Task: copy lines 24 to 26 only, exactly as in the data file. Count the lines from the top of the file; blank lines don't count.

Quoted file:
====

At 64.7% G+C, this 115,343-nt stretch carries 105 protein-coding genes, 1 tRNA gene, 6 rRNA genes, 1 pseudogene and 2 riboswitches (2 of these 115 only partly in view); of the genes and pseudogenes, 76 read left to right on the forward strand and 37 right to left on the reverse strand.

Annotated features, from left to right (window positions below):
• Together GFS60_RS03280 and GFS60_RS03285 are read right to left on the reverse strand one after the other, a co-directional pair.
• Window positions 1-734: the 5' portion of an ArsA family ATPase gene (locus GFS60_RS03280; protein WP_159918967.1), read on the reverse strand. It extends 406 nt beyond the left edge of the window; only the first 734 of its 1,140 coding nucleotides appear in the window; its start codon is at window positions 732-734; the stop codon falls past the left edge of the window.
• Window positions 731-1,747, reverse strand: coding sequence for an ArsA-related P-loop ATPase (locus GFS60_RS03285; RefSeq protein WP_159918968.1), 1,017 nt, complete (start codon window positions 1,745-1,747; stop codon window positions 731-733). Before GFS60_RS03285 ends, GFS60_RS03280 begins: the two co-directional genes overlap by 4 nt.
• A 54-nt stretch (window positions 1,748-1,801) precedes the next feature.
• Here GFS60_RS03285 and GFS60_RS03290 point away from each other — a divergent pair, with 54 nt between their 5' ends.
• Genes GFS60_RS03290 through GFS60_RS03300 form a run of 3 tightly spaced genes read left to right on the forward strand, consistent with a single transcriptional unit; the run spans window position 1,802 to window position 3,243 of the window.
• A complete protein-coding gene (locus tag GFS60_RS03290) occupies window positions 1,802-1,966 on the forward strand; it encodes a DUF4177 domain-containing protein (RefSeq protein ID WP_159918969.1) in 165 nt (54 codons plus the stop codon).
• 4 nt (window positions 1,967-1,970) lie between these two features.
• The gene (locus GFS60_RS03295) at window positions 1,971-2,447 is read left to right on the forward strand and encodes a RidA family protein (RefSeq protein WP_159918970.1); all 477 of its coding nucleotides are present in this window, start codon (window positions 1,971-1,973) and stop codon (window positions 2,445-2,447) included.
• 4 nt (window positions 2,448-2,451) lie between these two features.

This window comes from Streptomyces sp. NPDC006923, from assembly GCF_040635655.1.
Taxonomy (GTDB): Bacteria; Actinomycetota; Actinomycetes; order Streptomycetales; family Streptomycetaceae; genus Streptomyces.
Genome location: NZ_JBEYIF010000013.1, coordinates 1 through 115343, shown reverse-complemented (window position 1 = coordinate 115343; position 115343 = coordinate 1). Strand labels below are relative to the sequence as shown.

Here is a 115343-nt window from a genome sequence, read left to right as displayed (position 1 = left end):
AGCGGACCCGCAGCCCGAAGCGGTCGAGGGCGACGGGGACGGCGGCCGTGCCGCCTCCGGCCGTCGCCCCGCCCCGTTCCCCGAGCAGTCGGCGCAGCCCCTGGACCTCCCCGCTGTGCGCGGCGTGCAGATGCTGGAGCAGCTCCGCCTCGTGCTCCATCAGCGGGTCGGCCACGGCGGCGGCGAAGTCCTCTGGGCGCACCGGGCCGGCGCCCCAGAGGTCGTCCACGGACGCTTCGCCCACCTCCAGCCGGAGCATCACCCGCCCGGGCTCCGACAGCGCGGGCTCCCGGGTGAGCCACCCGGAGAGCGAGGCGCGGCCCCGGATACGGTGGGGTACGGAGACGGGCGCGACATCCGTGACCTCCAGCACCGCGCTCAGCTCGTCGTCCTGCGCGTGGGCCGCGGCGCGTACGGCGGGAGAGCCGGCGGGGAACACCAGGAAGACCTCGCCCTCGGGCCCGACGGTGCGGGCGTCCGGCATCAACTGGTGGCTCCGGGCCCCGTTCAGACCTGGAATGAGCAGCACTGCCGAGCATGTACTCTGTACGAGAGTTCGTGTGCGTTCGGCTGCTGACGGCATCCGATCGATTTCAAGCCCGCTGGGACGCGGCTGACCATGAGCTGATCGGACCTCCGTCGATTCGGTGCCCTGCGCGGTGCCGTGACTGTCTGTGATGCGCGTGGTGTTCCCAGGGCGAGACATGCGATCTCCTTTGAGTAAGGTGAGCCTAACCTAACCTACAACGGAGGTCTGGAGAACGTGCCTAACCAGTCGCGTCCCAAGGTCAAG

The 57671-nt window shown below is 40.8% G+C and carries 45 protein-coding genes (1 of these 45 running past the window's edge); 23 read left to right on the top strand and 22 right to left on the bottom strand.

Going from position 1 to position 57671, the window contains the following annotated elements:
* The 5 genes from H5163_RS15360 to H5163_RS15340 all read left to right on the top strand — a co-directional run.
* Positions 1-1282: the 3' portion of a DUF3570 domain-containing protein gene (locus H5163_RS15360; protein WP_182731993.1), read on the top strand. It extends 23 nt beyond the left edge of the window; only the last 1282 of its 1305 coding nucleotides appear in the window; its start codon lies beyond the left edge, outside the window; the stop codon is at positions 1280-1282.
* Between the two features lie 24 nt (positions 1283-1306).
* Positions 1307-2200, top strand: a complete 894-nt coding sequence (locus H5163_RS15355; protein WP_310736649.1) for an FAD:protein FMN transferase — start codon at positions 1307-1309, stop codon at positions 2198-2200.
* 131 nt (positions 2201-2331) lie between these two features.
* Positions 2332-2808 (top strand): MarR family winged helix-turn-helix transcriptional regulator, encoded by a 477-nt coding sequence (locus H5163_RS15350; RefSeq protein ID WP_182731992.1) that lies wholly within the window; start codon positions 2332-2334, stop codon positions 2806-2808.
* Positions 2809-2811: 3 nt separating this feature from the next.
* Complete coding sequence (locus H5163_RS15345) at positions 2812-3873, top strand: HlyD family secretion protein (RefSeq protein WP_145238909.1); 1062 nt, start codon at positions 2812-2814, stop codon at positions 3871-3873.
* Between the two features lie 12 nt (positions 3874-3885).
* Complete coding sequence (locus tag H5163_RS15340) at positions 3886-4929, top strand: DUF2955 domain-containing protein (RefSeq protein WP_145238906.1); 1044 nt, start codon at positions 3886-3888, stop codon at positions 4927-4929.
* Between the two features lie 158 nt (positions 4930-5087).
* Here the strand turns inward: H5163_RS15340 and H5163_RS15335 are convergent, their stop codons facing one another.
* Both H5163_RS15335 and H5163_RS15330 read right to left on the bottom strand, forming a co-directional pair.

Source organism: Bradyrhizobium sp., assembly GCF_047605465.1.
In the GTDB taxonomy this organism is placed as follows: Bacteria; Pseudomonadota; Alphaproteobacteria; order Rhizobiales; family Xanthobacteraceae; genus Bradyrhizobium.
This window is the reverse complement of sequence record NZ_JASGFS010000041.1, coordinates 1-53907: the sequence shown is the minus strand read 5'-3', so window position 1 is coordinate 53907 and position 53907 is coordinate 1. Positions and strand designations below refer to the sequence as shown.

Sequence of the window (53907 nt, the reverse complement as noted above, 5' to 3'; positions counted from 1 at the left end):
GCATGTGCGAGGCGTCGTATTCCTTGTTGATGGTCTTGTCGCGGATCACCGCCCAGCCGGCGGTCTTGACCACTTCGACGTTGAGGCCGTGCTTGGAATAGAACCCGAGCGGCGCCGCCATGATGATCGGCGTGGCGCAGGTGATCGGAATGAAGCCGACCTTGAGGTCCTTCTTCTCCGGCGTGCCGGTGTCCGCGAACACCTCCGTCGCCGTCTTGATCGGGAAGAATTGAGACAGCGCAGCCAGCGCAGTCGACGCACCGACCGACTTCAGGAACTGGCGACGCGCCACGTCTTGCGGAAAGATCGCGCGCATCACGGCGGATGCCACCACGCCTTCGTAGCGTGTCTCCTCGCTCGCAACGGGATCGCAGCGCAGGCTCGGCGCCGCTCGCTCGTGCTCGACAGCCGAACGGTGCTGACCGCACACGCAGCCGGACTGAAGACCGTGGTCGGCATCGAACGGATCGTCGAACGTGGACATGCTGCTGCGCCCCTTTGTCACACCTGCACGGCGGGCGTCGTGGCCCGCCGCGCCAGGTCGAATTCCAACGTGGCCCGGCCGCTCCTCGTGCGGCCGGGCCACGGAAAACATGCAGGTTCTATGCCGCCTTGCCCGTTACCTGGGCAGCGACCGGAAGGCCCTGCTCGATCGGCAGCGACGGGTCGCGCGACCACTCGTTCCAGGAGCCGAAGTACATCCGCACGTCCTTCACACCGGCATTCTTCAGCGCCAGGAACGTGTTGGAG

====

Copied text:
* 131 nt (positions 2201-2331) lie between these two features.
* Positions 2332-2808 (top strand): MarR family winged helix-turn-helix transcriptional regulator, encoded by a 477-nt coding sequence (locus H5163_RS15350; RefSeq protein ID WP_182731992.1) that lies wholly within the window; start codon positions 2332-2334, stop codon positions 2806-2808.
* Positions 2809-2811: 3 nt separating this feature from the next.